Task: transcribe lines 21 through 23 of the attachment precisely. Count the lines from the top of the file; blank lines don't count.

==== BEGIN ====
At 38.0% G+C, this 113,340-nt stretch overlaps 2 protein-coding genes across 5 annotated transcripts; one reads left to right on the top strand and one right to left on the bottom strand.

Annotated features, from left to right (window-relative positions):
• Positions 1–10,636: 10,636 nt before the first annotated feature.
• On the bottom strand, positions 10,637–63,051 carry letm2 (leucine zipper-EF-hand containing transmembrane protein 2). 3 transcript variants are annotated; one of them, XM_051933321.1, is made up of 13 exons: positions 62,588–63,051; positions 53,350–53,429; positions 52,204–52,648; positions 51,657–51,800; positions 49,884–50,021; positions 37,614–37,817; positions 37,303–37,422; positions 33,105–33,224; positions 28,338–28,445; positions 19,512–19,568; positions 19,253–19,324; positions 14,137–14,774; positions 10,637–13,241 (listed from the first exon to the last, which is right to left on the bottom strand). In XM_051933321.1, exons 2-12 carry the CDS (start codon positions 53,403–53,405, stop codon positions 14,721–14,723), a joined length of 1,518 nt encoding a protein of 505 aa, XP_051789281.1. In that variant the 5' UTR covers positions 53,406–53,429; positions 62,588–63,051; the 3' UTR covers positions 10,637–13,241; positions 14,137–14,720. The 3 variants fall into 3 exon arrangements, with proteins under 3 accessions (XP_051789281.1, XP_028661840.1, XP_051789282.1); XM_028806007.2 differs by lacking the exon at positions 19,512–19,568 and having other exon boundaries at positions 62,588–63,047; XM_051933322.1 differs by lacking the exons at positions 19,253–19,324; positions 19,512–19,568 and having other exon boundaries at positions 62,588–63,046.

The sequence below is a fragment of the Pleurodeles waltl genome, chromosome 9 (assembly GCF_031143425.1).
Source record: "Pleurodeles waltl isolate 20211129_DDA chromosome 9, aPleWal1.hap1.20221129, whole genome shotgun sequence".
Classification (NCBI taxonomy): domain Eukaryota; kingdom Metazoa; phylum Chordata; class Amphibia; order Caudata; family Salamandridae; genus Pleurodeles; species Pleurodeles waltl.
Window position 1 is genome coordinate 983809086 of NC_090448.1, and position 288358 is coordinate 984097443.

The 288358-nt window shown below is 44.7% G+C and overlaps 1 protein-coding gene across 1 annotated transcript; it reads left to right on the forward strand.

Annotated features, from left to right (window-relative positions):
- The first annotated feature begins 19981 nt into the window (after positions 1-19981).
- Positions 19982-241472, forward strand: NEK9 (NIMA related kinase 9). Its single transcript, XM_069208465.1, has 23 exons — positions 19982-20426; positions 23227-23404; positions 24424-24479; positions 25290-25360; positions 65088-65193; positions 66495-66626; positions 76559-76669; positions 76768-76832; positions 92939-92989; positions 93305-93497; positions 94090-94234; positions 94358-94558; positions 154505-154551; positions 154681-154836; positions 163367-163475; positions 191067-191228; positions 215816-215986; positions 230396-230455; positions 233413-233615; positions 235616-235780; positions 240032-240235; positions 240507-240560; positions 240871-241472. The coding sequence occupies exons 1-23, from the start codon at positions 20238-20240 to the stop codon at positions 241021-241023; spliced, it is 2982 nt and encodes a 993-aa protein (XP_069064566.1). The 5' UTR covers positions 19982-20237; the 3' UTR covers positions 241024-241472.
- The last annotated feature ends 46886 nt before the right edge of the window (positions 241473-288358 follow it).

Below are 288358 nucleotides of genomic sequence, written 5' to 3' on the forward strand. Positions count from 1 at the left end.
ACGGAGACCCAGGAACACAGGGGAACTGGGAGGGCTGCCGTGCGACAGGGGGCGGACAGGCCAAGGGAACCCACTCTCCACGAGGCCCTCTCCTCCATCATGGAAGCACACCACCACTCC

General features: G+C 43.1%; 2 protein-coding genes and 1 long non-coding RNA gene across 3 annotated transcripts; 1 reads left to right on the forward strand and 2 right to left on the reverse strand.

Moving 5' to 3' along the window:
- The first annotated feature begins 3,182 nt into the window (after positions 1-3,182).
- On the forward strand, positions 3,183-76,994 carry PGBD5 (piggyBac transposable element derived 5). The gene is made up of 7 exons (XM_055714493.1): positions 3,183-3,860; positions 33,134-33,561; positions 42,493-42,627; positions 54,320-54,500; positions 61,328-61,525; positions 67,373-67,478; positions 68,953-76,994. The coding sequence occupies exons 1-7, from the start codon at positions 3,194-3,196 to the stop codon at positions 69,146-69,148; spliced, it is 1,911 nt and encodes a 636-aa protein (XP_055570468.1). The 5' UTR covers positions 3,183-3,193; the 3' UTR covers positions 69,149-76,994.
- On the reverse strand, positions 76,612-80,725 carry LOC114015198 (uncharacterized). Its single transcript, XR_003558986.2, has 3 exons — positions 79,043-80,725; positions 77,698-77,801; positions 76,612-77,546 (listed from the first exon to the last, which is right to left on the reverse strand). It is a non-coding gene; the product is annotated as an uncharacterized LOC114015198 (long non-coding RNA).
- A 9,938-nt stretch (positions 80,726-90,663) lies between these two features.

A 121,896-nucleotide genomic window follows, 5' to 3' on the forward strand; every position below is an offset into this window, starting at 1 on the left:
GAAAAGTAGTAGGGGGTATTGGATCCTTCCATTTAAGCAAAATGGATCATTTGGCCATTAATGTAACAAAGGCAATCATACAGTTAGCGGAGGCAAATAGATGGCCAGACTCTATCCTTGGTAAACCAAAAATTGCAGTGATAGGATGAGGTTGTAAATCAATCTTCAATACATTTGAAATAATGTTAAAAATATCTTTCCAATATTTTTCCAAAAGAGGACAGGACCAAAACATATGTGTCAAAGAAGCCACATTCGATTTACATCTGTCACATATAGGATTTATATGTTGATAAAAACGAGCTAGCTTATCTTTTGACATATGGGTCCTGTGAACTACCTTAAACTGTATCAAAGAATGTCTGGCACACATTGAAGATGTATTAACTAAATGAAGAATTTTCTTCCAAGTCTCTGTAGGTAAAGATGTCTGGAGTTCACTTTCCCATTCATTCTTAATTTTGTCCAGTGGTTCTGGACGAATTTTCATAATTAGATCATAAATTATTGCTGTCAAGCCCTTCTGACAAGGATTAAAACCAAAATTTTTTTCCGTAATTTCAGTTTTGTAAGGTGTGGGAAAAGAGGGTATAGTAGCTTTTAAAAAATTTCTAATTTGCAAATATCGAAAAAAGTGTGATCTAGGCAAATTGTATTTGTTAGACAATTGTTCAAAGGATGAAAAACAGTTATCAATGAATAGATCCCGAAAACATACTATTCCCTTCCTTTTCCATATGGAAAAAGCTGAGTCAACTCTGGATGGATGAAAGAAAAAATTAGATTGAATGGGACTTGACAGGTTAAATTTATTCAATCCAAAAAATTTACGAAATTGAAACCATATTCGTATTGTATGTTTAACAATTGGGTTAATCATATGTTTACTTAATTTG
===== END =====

- A 9,938-nt stretch (positions 80,726-90,663) lies between these two features.

A 121,896-nucleotide genomic window follows, 5' to 3' on the forward strand; every position below is an offset into this window, starting at 1 on the left:
GAAAAGTAGTAGGGGGTATTGGATCCTTCCATTTAAGCAAAATGGATCATTTGGCCATTAATGTAACAAAGGCAATCATACAGTTAGCGGAGGCAAATAGATGGCCAGACTCTATCCTTGGTAAACCAAAAATTGCAGTGATAGGATGAGGTTGTAAATCAATCTTCAATACATTTGAAATAATGTTAAAAATATCTTTCCAATATTTTTCCAAAAGAGGACAGGACCAAAACATATGTGTCAAAGAAGCCACATTCGATTTACATCTGTCACATATAGGATTTATATGTTGATAAAAACGAGCTAGCTTATCTTTTGACATATGGGTCCTGTGAACTACCTTAAACTGTATCAAAGAATGTCTGGCACACATTGAAGATGTATTAACTAAATGAAGAATTTTCTTCCAAGTCTCTGTAGGTAAAGATGTCTGGAGTTCACTTTCCCATTCATTCTTAATTTTGTCCAGTGGTTCTGGACGAATTTTCATAATTAGATCATAAATTATTGCTGTCAAGCCCTTCTGACAAGGATTAAAACCAAAATTTTTTTCCGTAATTTCAGTTTTGTAAGGTGTGGGAAAAGAGGGTATAGTAGCTTTTAAAAAATTTCTAATTTGCAAATATCGAAAAAAGTGTGATCTAGGCAAATTGTATTTGTTAGACAATTGTTCAAAGGATGAAAAACAGTTATCAATGAATAGATCCCGAAAACATACTATTCCCTTCCTTTTCCATATGGAAAAAGCTGAGTCAACTCTGGATGGATGAAAGAAAAAATTAGATTGAATGGGACTTGACAGGTTAAATTTATTCAATCCAAAAAATTTACGAAATTGAAACCATATTCGTATTGTATGTTTAACAATTGGGTTAATCATATGTTTACTTAATTTG